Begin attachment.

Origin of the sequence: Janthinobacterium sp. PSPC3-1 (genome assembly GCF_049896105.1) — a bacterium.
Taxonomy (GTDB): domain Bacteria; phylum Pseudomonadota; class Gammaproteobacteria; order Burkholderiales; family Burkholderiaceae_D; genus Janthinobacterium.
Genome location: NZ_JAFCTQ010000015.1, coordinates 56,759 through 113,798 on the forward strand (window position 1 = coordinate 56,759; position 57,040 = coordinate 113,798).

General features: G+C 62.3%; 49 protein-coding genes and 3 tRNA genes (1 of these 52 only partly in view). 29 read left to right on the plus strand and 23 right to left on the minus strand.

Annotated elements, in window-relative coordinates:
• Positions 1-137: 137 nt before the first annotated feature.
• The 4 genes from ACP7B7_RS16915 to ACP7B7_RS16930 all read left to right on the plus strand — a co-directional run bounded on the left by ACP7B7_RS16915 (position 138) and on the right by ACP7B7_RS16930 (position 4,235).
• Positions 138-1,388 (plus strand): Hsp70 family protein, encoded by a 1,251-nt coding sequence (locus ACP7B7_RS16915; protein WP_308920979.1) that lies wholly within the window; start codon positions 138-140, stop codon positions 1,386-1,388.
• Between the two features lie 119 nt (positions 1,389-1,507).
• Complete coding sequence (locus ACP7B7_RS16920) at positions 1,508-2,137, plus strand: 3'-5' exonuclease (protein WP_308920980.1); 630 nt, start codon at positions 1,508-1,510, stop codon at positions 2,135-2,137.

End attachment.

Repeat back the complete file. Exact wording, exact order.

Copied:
Origin of the sequence: Janthinobacterium sp. PSPC3-1 (genome assembly GCF_049896105.1) — a bacterium.
Taxonomy (GTDB): domain Bacteria; phylum Pseudomonadota; class Gammaproteobacteria; order Burkholderiales; family Burkholderiaceae_D; genus Janthinobacterium.
Genome location: NZ_JAFCTQ010000015.1, coordinates 56,759 through 113,798 on the forward strand (window position 1 = coordinate 56,759; position 57,040 = coordinate 113,798).

General features: G+C 62.3%; 49 protein-coding genes and 3 tRNA genes (1 of these 52 only partly in view). 29 read left to right on the plus strand and 23 right to left on the minus strand.

Annotated elements, in window-relative coordinates:
• Positions 1-137: 137 nt before the first annotated feature.
• The 4 genes from ACP7B7_RS16915 to ACP7B7_RS16930 all read left to right on the plus strand — a co-directional run bounded on the left by ACP7B7_RS16915 (position 138) and on the right by ACP7B7_RS16930 (position 4,235).
• Positions 138-1,388 (plus strand): Hsp70 family protein, encoded by a 1,251-nt coding sequence (locus ACP7B7_RS16915; protein WP_308920979.1) that lies wholly within the window; start codon positions 138-140, stop codon positions 1,386-1,388.
• Between the two features lie 119 nt (positions 1,389-1,507).
• Complete coding sequence (locus ACP7B7_RS16920) at positions 1,508-2,137, plus strand: 3'-5' exonuclease (protein WP_308920980.1); 630 nt, start codon at positions 1,508-1,510, stop codon at positions 2,135-2,137.